1 Introduction

By the year 2018 the smartphone has become part of the everyday lives of 2.6 billion people [1]. E-commerce revenue of 2018 grew 15% worldwide compared to 2017 summing up to €1,617,053 million [2] from which 63.5% were made through mobile retail [3]. In comparison, department store revenue peaked in 2001 and plunged by 36% until 2018 [4,5,6]. The emergence of the smartphone as an omnipotent device which for example allows for instant information search, social interactions and online shopping [7], made some authors forecast the end of traditional retail [8, 9] and even its complete disappearance [10, 11]. However, business frombrick-and-mortar stores still accounts for 90% of total retail revenue [12], wherefore it is unlikely to suffer a major decline of importance in the near future. Nevertheless, smartphones are disrupting brick-and-mortar store business. For example, it is argued that showrooming effects can have a strong impact on brick-and-mortar store sales, or that an informed customer will switch from an in-store offer to an online offer as soon as the price is lower (e.g. [13,14,15]). However, it is also argued thatthe use of smartphones can drive brick-and-mortar store sales by providing an augmented personalized customer experience or that mobile payments can lead to a more streamlined and efficient shopping experience [16,17,18,19]. To investigate these conflicting arguments we conducted a literature review, which identifies how the use of smartphones in brick-and-mortar stores can affect their sales. Consequently, the guiding research questions of this paper are:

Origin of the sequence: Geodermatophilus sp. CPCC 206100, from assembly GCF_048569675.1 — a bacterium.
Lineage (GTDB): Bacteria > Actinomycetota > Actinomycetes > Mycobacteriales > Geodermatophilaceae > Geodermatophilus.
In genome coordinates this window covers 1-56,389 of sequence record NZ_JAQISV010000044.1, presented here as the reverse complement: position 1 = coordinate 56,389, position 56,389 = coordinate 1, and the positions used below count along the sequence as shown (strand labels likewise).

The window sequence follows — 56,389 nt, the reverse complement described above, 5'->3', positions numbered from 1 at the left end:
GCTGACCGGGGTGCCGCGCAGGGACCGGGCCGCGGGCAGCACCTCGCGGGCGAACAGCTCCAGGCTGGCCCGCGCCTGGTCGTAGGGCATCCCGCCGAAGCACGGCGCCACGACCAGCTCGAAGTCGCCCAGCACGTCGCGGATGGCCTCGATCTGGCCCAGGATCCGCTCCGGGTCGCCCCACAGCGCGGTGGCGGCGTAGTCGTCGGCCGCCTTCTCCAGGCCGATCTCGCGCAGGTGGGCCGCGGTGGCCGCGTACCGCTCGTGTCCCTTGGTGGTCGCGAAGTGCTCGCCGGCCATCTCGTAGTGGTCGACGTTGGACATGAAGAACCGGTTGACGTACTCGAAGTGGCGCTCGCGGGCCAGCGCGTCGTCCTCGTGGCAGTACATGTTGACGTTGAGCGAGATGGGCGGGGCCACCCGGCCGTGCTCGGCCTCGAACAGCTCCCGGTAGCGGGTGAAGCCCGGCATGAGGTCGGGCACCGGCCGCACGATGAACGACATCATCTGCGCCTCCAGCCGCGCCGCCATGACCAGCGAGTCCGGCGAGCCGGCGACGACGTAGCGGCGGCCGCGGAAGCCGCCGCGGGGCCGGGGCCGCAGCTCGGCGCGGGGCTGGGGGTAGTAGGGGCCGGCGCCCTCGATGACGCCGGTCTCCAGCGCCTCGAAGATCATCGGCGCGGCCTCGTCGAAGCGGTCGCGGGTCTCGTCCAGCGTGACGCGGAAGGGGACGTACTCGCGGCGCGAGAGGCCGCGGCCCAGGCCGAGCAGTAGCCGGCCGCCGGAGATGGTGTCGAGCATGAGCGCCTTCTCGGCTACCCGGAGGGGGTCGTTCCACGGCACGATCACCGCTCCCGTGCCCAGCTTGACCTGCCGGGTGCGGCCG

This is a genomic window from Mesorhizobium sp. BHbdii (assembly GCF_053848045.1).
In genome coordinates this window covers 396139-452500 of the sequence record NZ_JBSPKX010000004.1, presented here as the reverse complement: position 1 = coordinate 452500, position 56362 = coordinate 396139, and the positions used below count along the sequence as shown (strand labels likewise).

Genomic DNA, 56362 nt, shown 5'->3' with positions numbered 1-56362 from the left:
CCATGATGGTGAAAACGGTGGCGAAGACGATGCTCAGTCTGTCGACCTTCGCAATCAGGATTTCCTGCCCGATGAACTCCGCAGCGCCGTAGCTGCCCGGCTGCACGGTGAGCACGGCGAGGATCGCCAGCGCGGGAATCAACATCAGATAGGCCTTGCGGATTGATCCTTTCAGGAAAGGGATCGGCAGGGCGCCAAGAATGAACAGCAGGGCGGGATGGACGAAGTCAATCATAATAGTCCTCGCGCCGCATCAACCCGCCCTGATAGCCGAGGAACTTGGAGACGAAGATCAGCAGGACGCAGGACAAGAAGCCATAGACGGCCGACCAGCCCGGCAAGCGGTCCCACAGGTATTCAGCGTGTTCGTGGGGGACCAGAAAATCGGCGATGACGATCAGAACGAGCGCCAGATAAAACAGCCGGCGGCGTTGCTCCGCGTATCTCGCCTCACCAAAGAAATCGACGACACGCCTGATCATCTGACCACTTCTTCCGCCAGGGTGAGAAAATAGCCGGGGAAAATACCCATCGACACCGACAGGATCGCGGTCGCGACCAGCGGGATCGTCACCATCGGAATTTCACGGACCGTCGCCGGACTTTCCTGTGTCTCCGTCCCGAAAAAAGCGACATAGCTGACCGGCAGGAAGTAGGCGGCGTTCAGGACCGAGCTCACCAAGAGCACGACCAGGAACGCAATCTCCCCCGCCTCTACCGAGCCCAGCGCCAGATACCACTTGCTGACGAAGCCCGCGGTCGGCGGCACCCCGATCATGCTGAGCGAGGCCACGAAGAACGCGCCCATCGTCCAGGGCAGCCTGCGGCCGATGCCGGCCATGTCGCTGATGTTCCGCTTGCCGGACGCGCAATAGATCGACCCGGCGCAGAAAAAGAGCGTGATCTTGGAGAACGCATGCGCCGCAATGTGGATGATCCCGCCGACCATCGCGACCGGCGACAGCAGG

• I: Which smartphone-based factors affect sales in brick-and-mortar stores?

  • II: Where is additional research needed to complement the understanding of smartphone related influence on sales in brick-and-mortar stores?

This literature review is based on the concept of Vom Brocke et al. [20] and accordingly structured in the following way: First, the “Scope” of the literature review is presented, followed by the underlying “Search Process” and a comprehensive “Literature Analysis and Synthesis”. Afterwards, the results of the literature analysis and synthesis are “discussed”, a concluding call for future research is madeand the “Limitations” of the literature review are outlined. The paper ends with a conclusion.

2 Literature Review

2.1 Scope

The focus of this literature review is to identify research outcomes of previous studies, which dealt with the use of smartphones in brick-and-mortar stores and their influence on brick-and-mortar store sales. We summarize previous research and present an overview of possible influencers, which influence sales in brick-and-mortar stores. In the context of Vom Brocke et al. [20], we hereby take a neutral perspective, as we collect rather than criticize available literature. The literature review aims at specialist scholars who are looking for future research opportunities and practitioners who want to have an overview of sales enhancing techniques using smartphones in brick-and-mortar stores. We give an exhaustive coverage of the literature, as we want to summarize the current status of smartphone based sales enhancing techniques in brick-and-mortar stores.